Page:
What I learned from a year of Devops

In 2017 I had the opportunity to spend a year working as a devops or platform engineer. I have mainly worked as a software engineer before so moving in to an automate and operate role was a bit of a leap. This was a fully remote engagement where I was embedded with and helped bootstrap the client’s first platform team.

The project was building out continuous integration and delivery for a client of ours that had no AWS experience. Before they brought us in they ran all their systems in their own datacenters in a windows and .Net environment. We came in to assist with the move into the cloud and to help transition the company from .NET to Java, javascript and microservice development.

The first few months we focused on building out the CI/CD with Jenkins pipelines and a great deal of AWS cli scripting. Once we got the basics working teams started to come out of microservices training and began developing against it. This was the start of operational support for us and started a bit of a scramble while we tried to balance new features and the stability of the platform with hiring and onboarding.

We used jenkins pipelines, docker and cloudformation to provide our users with a solid customizable pipeline solution. Using our default templates development teams could easily bootstrap their pipeline with CI/CD from dev to canary deploys in production. If they needed more than a stateless microservice we enabled them to provide cloudformation templates in their github repository that would be run with each deploy to ensure the AWS environment was bootstrapped for their needs.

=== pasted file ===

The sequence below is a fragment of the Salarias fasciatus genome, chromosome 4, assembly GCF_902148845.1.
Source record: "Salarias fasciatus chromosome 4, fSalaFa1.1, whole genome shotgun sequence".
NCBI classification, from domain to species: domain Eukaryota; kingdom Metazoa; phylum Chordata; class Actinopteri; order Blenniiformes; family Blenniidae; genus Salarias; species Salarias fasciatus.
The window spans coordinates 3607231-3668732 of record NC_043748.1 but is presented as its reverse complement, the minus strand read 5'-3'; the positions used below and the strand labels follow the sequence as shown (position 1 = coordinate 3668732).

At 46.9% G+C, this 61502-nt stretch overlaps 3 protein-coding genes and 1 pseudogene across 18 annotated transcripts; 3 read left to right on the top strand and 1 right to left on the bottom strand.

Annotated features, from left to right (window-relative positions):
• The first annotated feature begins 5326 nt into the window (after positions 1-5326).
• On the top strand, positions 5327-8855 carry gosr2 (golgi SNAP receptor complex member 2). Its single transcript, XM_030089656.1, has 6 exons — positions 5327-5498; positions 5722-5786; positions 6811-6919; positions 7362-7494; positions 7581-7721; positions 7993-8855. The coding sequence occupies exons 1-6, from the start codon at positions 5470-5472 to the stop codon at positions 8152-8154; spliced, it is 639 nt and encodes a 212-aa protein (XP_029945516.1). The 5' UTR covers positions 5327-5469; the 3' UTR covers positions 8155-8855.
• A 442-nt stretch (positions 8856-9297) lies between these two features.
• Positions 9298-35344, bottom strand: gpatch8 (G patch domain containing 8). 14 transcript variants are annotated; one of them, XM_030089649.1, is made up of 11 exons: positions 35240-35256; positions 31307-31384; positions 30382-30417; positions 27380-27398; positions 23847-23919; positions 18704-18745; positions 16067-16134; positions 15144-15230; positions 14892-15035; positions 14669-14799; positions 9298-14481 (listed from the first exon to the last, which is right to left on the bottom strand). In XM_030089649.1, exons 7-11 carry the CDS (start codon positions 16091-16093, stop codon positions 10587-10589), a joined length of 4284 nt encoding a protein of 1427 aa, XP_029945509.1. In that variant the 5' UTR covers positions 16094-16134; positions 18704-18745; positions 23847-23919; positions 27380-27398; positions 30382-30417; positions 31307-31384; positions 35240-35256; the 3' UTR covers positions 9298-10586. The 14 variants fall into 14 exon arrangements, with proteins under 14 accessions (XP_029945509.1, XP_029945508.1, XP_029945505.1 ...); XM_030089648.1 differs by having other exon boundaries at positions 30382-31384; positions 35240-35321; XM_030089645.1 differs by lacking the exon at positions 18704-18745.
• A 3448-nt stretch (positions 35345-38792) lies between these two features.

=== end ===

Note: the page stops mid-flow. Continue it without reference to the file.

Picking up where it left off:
We started out with the intention of using Jenkins pipelines with ansible to automate things, but the client’s team was more experienced with CloudFormation and as a result I ended up writing most of our initial CI/CD code in a combination of groovy and AWS cli calls. This proved unwieldy and eventually led us to using Groovy + Cloudformation for nearly everything. Cloudformation works but it is locked into AWS and its programming model is a somewhat awkward. Cloudformation’s saving grace is the first class integration and editor. Next time I would recommend starting with a commitment to Terraform or Ansible.

In the 3rd quarter we started work on implementing Canary deployments. Our solution ended up being a combination of a customized client side load balancing http client and jenkins pipelines. I started us off with a proof of concept that proved easier to write than we expected which put us on good footing for the rest of the project. One of the client’s employees took advantage of the space we had to rewrite the shared jenkins pipeline library in more idiomatic language which turned out to be a great improvement.

We went live in Q4 and I moved on to another project. I am moving back into application development, I ended up doing 100% automation scripting instead of the 50-50 split I was expecting. So it will be good to get back to writing applications.